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    I think there absolutely has been brand dilution. When someone asks, it's just not the same to tell someone your Darlton's are from Ralph Lauren, which is pedestrian, b/c 99% of the population does not know there are different RL lines/calibers, and 99% of the population owns some sort of mall/outlet "Ralph Lauren" article...vs. telling them they are some out of reach obscure English shoe brand they have never heard of (C&J) . Let's face it....
     


  12. patrickBOOTH

    patrickBOOTH Senior member Dubiously Honored

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    I was with a friend at an RL store in soho a year or two ago and he picked up some darltons and asked me who made them, because they were shell. I told him Crockett & Jones. A SA was like, no I am pretty sure we have our own factory. I was like no, you don't, trust me. He went to ask his boss. He was surprised.
     


  13. bourbonbasted

    bourbonbasted Cyber Eliitist

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    I will admit to this. When someone asks who makes my RL or even BB shoes I always respond with the actual maker (C&J, AS, Alden, etc).
     


  14. DocHolliday

    DocHolliday Senior member Dubiously Honored

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    Why would anyone be impressed by a maker he hadn't heard of? Do you offer a helpful explanatory description such as "These are made by the venerable English firm of Crockett & Jones, established 1879"?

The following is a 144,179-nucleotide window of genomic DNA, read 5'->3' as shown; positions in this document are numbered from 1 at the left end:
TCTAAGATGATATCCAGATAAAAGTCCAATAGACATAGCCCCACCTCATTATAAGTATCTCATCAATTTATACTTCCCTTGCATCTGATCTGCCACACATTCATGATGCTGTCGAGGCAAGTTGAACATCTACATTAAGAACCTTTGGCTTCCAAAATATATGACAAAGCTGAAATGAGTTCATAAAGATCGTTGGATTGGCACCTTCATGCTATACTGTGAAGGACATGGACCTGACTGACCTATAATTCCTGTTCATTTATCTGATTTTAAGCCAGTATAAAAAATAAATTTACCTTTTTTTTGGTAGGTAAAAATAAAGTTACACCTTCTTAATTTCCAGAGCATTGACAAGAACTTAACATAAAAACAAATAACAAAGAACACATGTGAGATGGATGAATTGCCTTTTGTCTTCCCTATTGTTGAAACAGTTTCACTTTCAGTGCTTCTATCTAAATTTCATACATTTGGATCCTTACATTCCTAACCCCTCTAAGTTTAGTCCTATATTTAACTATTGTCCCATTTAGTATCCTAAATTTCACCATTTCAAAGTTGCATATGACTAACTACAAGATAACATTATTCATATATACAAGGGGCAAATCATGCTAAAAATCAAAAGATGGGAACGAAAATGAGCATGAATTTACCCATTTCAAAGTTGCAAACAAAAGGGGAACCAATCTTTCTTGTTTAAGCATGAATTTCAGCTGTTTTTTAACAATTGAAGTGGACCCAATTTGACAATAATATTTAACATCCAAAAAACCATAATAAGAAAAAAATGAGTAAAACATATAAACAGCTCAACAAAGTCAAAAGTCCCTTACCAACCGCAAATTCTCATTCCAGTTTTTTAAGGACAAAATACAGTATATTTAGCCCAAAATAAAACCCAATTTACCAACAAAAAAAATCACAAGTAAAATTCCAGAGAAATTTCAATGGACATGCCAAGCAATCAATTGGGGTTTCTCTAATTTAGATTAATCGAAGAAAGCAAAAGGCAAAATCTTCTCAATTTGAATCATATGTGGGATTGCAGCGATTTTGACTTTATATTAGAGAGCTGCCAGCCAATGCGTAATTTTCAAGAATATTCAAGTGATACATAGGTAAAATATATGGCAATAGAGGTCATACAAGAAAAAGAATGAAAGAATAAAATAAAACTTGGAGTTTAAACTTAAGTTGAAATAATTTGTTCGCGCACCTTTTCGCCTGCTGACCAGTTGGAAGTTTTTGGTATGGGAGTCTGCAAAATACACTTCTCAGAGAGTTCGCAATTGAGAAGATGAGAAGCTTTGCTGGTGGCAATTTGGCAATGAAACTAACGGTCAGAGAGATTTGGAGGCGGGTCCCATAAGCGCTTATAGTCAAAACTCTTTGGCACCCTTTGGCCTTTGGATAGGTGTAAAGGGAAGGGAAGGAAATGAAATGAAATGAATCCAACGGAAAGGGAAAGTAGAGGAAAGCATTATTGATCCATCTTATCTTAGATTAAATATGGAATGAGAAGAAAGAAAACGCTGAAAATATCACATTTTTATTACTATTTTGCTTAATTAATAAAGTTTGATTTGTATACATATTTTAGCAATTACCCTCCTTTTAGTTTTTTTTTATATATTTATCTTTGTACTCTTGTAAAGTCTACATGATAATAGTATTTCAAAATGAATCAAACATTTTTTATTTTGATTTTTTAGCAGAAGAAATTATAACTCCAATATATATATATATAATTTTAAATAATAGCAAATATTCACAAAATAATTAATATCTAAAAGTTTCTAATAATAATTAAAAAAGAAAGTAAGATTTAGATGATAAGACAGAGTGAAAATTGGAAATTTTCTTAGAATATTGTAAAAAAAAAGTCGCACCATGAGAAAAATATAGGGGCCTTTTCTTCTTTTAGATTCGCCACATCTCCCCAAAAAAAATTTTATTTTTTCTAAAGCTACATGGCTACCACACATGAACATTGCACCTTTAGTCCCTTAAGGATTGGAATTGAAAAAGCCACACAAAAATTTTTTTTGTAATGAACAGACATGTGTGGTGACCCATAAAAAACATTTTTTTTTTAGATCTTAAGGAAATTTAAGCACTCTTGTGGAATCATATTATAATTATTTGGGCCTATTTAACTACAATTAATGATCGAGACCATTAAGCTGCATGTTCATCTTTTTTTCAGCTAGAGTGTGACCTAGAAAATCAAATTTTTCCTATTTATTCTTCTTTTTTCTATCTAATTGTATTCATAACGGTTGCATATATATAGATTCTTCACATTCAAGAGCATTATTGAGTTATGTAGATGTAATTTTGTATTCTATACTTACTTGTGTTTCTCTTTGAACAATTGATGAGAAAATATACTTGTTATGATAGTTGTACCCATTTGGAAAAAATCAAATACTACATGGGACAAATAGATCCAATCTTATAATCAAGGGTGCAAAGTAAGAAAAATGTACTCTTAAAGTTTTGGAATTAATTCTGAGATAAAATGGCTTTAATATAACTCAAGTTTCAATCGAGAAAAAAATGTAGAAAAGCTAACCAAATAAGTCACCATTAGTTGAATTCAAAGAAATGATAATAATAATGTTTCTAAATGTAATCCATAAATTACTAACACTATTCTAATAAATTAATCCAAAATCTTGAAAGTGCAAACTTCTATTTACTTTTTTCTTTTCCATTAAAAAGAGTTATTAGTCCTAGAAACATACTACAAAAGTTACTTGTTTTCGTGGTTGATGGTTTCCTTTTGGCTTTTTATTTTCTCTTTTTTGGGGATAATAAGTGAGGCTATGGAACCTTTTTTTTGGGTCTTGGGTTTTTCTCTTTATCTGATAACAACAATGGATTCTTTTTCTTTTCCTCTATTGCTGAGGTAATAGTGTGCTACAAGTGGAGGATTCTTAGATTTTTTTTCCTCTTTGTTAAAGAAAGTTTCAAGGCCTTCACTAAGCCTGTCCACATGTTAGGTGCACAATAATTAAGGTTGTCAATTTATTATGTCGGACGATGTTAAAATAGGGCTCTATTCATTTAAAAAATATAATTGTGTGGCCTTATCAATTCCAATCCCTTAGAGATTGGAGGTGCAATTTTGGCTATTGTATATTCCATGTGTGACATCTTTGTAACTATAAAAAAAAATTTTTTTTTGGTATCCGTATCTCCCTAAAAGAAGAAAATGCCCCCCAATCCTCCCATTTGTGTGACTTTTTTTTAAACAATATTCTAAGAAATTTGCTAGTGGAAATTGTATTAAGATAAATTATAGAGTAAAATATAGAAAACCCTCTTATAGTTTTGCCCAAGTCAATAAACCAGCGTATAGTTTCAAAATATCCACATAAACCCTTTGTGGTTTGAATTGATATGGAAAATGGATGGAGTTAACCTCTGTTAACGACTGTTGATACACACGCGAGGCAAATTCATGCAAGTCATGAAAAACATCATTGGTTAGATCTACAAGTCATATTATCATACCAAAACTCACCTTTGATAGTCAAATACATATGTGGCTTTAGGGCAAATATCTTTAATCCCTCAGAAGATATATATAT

15. bourbonbasted

    bourbonbasted Cyber Eliitist

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    I don't do it to impress people. I've found "impressing people" to be a losing battle. For me, it's one of two things. Both are outlandish but, then again, I spend all day on here, so... yea...

    1. I am introducing them to a new brand. There are so many ignorant guys out there that there is a part of me that hopes when one of them sees my shoes and asks where they're from, they will be interested enough to follow up and see what the deal is with the brand. I know this is absurd but, surprisingly, I have had some friends come back and be like "I looked into those shoes..." Though generally that statement is followed by "Why in the Hell do you pay that much for shoes?"

    2. I have completely drank the SF Kool Aid on finding out who makes which shoes. I find myself actually being disappointed in the amount of effort I put into this research. But, nonetheless, it is the sad truth. If I do enough research to justify paying $XXX for a pair of shoes, then the maker I am actually buying is generally front-of-mind. I find myself saying the original maker because that is all I think of when I think of my shoes.

    Again, both of these border on absurd but I can tell no lie. :embar: